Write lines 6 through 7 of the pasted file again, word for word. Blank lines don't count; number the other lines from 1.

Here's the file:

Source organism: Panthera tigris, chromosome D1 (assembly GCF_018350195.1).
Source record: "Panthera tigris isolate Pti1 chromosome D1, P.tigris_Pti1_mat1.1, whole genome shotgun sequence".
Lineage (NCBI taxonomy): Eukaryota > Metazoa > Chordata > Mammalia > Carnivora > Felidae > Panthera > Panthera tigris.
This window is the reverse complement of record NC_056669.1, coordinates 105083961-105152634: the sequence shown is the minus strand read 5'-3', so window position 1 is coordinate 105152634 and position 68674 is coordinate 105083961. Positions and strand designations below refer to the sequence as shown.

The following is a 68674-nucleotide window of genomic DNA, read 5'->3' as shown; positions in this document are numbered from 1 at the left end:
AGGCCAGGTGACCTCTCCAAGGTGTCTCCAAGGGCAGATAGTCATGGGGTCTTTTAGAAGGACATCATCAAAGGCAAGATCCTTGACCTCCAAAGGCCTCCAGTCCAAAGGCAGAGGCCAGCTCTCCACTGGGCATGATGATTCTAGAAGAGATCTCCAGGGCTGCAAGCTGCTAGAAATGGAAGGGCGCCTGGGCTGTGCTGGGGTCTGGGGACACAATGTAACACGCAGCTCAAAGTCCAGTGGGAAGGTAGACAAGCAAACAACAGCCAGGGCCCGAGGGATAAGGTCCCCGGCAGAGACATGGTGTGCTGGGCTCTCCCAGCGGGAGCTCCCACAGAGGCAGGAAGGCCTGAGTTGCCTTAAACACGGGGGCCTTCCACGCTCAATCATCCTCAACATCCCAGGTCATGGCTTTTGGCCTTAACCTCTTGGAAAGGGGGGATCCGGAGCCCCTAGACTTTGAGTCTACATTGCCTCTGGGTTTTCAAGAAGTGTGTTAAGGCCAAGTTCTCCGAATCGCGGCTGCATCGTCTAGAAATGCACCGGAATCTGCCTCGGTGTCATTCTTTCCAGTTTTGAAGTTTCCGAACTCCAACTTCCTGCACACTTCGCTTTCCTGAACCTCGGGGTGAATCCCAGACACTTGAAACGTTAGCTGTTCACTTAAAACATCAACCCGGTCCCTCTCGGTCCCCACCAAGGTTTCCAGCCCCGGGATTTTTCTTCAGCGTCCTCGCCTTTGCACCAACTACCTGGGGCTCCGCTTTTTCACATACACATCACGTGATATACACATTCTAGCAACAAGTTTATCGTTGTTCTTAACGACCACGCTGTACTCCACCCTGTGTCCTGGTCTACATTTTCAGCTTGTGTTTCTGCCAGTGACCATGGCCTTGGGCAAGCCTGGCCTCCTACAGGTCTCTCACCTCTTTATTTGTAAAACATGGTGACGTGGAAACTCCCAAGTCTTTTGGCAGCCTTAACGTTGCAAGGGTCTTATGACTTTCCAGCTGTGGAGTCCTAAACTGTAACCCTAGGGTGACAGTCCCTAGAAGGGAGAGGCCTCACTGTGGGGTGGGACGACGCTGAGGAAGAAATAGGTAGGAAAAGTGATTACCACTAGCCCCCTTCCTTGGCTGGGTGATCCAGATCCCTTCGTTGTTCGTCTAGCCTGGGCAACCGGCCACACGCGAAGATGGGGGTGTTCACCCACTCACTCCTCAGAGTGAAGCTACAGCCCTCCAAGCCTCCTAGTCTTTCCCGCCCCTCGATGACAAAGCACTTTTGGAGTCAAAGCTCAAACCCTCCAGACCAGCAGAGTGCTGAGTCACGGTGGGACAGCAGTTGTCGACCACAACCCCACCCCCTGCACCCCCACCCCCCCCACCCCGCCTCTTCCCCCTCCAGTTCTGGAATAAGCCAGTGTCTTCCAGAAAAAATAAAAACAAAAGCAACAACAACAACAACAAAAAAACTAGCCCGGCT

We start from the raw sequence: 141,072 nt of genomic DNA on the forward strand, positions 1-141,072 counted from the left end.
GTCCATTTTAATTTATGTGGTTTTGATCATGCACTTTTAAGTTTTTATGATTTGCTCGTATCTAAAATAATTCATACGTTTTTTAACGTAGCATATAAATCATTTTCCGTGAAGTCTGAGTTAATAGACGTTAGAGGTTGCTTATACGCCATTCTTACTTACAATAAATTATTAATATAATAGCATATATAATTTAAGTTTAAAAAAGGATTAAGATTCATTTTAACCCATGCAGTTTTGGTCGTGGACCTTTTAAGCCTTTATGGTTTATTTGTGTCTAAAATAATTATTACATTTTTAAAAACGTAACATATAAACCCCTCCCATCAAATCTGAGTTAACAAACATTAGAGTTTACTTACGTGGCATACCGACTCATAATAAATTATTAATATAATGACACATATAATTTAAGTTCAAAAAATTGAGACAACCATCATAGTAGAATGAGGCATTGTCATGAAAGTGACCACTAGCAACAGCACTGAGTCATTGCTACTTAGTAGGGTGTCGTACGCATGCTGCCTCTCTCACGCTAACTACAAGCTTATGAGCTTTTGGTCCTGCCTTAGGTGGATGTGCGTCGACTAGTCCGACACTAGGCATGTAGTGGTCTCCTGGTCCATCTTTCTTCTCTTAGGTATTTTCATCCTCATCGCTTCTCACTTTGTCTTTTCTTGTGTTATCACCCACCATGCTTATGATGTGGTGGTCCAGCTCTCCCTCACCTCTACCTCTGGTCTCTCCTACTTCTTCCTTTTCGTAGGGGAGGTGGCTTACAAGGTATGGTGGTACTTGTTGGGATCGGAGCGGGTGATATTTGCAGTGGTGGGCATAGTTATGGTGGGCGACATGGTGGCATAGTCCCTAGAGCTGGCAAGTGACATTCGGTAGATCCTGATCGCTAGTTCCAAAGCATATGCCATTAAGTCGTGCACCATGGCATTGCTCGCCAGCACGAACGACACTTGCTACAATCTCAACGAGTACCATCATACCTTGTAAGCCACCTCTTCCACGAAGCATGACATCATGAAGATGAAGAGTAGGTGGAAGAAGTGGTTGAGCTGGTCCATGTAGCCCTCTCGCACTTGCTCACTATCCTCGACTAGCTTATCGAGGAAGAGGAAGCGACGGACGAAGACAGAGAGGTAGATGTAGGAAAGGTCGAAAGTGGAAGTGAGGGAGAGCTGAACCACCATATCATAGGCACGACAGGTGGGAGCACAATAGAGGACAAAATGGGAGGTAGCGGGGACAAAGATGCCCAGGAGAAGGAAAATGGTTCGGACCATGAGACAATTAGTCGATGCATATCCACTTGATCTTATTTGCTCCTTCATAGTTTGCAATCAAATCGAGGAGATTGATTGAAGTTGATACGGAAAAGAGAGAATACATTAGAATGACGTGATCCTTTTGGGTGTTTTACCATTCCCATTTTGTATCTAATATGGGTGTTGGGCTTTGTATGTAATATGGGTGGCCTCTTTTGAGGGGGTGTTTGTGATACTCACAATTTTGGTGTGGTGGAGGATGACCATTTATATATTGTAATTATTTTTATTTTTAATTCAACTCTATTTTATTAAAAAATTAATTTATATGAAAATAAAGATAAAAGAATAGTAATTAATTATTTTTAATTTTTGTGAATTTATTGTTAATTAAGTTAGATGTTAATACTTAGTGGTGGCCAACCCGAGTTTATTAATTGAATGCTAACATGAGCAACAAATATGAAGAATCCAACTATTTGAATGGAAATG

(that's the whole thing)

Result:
AGGCCAGGTGACCTCTCCAAGGTGTCTCCAAGGGCAGATAGTCATGGGGTCTTTTAGAAGGACATCATCAAAGGCAAGATCCTTGACCTCCAAAGGCCTCCAGTCCAAAGGCAGAGGCCAGCTCTCCACTGGGCATGATGATTCTAGAAGAGATCTCCAGGGCTGCAAGCTGCTAGAAATGGAAGGGCGCCTGGGCTGTGCTGGGGTCTGGGGACACAATGTAACACGCAGCTCAAAGTCCAGTGGGAAGGTAGACAAGCAAACAACAGCCAGGGCCCGAGGGATAAGGTCCCCGGCAGAGACATGGTGTGCTGGGCTCTCCCAGCGGGAGCTCCCACAGAGGCAGGAAGGCCTGAGTTGCCTTAAACACGGGGGCCTTCCACGCTCAATCATCCTCAACATCCCAGGTCATGGCTTTTGGCCTTAACCTCTTGGAAAGGGGGGATCCGGAGCCCCTAGACTTTGAGTCTACATTGCCTCTGGGTTTTCAAGAAGTGTGTTAAGGCCAAGTTCTCCGAATCGCGGCTGCATCGTCTAGAAATGCACCGGAATCTGCCTCGGTGTCATTCTTTCCAGTTTTGAAGTTTCCGAACTCCAACTTCCTGCACACTTCGCTTTCCTGAACCTCGGGGTGAATCCCAGACACTTGAAACGTTAGCTGTTCACTTAAAACATCAACCCGGTCCCTCTCGGTCCCCACCAAGGTTTCCAGCCCCGGGATTTTTCTTCAGCGTCCTCGCCTTTGCACCAACTACCTGGGGCTCCGCTTTTTCACATACACATCACGTGATATACACATTCTAGCAACAAGTTTATCGTTGTTCTTAACGACCACGCTGTACTCCACCCTGTGTCCTGGTCTACATTTTCAGCTTGTGTTTCTGCCAGTGACCATGGCCTTGGGCAAGCCTGGCCTCCTACAGGTCTCTCACCTCTTTATTTGTAAAACATGGTGACGTGGAAACTCCCAAGTCTTTTGGCAGCCTTAACGTTGCAAGGGTCTTATGACTTTCCAGCTGTGGAGTCCTAAACTGTAACCCTAGGGTGACAGTCCCTAGAAGGGAGAGGCCTCACTGTGGGGTGGGACGACGCTGAGGAAGAAATAGGTAGGAAAAGTGATTACCACTAGCCCCCTTCCTTGGCTGGGTGATCCAGATCCCTTCGTTGTTCGTCTAGCCTGGGCAACCGGCCACACGCGAAGATGGGGGTGTTCACCCACTCACTCCTCAGAGTGAAGCTACAGCCCTCCAAGCCTCCTAGTCTTTCCCGCCCCTCGATGACAAAGCACTTTTGGAGTCAAAGCTCAAACCCTCCAGACCAGCAGAGTGCTGAGTCACGGTGGGACAGCAGTTGTCGACCACAACCCCACCCCCTGCACCCCCACCCCCCCCACCCCGCCTCTTCCCCCTCCAGTTCTGGAATAAGCCAGTGTCTTCCAGAAAAAATAAAAACAAAAGCAACAACAACAACAACAAAAAAACTAGCCCGGCT

We start from the raw sequence: 141,072 nt of genomic DNA on the forward strand, positions 1-141,072 counted from the left end.